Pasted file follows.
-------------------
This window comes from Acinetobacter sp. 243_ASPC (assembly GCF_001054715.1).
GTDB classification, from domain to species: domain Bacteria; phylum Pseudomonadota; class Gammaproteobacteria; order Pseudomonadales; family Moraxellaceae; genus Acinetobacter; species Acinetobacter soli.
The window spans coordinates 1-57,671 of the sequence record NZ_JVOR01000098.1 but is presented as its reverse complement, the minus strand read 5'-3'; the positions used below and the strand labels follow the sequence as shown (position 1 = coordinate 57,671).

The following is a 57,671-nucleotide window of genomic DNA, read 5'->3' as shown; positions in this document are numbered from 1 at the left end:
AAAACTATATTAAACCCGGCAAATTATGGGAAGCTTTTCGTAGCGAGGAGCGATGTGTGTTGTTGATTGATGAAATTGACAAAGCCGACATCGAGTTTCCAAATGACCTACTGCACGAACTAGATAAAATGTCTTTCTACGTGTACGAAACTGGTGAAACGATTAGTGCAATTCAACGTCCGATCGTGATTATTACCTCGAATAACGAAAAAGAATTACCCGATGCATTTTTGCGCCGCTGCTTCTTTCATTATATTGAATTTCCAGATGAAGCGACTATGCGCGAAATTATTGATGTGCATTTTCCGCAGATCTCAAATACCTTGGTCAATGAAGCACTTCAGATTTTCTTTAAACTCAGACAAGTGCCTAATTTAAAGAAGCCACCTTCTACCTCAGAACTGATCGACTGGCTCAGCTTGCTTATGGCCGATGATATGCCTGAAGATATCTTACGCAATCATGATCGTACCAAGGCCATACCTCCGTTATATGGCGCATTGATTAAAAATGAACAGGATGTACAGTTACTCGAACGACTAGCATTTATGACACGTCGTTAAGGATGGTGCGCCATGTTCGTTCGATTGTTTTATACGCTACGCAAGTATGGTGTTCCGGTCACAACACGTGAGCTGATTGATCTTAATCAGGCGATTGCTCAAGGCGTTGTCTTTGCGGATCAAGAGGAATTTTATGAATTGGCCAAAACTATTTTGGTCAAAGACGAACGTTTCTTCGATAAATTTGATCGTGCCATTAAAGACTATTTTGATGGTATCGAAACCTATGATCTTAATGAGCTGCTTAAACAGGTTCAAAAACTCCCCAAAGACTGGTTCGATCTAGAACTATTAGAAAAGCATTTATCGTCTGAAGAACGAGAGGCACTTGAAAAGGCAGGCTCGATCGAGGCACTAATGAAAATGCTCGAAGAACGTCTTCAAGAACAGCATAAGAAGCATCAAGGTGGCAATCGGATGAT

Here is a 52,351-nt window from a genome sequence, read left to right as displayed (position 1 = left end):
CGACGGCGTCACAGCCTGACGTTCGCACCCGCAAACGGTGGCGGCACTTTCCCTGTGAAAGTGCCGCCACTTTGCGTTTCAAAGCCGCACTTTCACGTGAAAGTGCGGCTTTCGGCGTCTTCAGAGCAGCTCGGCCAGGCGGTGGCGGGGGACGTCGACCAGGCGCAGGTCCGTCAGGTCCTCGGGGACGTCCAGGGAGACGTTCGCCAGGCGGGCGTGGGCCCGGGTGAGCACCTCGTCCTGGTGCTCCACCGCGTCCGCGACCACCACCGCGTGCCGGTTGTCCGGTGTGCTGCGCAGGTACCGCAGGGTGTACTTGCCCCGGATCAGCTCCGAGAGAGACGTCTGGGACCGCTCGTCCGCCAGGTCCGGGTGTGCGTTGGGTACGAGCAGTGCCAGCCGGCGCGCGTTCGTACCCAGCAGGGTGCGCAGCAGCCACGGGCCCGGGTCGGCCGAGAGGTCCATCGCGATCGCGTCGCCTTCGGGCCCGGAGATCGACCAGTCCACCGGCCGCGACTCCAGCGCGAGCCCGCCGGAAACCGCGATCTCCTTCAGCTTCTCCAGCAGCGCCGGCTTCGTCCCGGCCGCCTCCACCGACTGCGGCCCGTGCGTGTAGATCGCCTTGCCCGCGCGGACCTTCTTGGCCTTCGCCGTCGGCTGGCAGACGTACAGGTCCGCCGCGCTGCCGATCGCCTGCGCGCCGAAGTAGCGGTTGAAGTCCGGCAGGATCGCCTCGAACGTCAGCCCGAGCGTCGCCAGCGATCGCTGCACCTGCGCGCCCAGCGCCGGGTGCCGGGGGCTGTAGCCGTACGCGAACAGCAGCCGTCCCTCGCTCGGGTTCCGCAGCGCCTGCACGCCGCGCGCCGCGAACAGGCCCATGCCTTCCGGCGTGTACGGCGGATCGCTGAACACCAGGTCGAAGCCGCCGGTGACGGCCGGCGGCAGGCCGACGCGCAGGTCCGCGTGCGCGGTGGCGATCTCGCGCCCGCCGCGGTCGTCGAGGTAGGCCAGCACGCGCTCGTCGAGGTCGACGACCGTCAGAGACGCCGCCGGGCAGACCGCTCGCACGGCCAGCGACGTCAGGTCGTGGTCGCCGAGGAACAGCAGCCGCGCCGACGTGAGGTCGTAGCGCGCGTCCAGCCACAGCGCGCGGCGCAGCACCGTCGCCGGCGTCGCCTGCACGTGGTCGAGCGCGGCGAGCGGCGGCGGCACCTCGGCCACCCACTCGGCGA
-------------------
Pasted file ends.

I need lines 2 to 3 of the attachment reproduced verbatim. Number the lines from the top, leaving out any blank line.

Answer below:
GTDB classification, from domain to species: domain Bacteria; phylum Pseudomonadota; class Gammaproteobacteria; order Pseudomonadales; family Moraxellaceae; genus Acinetobacter; species Acinetobacter soli.
The window spans coordinates 1-57,671 of the sequence record NZ_JVOR01000098.1 but is presented as its reverse complement, the minus strand read 5'-3'; the positions used below and the strand labels follow the sequence as shown (position 1 = coordinate 57,671).